The Eastern District of Kentucky announced Thursday that 10 former NFL players, including three with ties to Alabama, have been charged for their alleged roles in a healthcare fraud scheme.

Carlos Rogers, a former All-American cornerback at Auburn, was joined in the indictment by Robert McCune and Etric Pruitt, who were both born and played high school football in Mobile County.

According to the indictment, McCune and Rogers were both involved in the creating of the scheme, and they both recruited other players to join.

The scheme allegedly involved the submitting of claims for expensive medical equipment, typically between $40,000 and $50,000 for each claim. Allegedly, the equipment in the claims was never purchased by the former players who are accused of pocketing the money.

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The seven other players charged included Clinton Portis, a former All-Pro running back for the Washington Redskins.

According to the U.S Department of Justice, “The alleged fraud targeted the Gene Upshaw NFL Player Health Reimbursement Account Plan, which… provided for tax-free reimbursement of out-of-pocket medical care expenses that were not covered by insurance and that were incurred by former players, their wives and their dependents – up to a maximum of $350,000 per player.”

Carlos Rogers, who grew up in Georgia, is an Auburn graduate who garnered First-Team SEC, and consensus All-American honors during his senior year in 2004. He was selected by the Redskins with the ninth overall pick in the 2005 NFL Draft. He is charged with one count of conspiracy to commit wire fraud and health care fraud, two counts of wire fraud and two counts of health care fraud.

Robert McCune, from Mobile, went to high school at John Leflore Magnet in Mobile. He played for Louisville in college and had a three-year stint in the NFL. He is charged with one count of conspiracy to commit wire fraud and health care fraud, nine counts of wire fraud and nine counts of health care fraud.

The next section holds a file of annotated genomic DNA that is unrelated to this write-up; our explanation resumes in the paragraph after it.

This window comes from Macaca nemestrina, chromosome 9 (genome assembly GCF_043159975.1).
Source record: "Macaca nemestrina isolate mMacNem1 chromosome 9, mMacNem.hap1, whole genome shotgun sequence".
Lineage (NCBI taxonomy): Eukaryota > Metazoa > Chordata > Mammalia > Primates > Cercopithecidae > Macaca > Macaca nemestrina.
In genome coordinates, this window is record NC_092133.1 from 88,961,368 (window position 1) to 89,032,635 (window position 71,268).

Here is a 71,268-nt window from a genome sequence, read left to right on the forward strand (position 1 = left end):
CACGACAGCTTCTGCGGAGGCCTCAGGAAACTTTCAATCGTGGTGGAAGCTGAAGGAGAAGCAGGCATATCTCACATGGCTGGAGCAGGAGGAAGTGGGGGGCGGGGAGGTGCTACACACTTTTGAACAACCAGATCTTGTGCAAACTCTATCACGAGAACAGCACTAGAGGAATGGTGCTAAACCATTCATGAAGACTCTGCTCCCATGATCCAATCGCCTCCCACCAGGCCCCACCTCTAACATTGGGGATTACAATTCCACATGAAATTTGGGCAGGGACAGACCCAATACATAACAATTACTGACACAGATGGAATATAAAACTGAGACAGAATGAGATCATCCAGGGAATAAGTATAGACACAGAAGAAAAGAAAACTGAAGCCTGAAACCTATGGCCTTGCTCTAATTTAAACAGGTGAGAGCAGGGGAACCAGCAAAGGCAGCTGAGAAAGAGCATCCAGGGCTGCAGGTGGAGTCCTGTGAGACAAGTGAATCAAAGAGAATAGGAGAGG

Etric Pruitt is a Theodore native who played college football at Southern Miss before having a short career in the NFL. He is charged with one count of conspiracy to commit wire fraud and health care fraud.

According to the indictment, over $3.9 million in false and fraudulent claims were submitted by the players in question. The NFL plan paid out over $3.4 million on those claims between June 2017 and December 2018.

“Ten former NFL players allegedly committed a brazen, multi-million dollar fraud on a health care plan meant to help their former teammates and other retired players pay legitimate, out-of-pocket medical expenses,” asserted Assistant Attorney General Benczkowski.

Over 20 FBI field offices participated in the investigation.

This investigation serves as an illustration of the rampant and deliberate scams against health care plans occurring daily throughout the country,” said FBI Special Agent in Charge George L. Piro of the Miami Field Office.

“Today’s indictments underscore that whoever you are, if you loot health care programs to line your own pockets, you will be held accountable by the Department of Justice,” added Benczkowski.

Henry Thornton is a staff writer for Yellowhammer News. You can contact him by email: henry@yellowhammernews.com or on Twitter @HenryThornton95.

16 hours ago

Birmingham CEO calls on Congress to quickly ratify Trump’s historic USMCA trade deal

Altec CEO Lee Styslinger III on Wednesday announced his support for the United States-Mexico-Canada-Agreement, the historic trade deal negotiated by President Donald Trump’s administration that would replace NAFTA.

Altec, headquartered in Birmingham, is a leading equipment and service provider for the electric utility, telecommunications, contractor, lights and signs and tree care markets. The Alabama company provides products and services in more than 100 countries across the globe.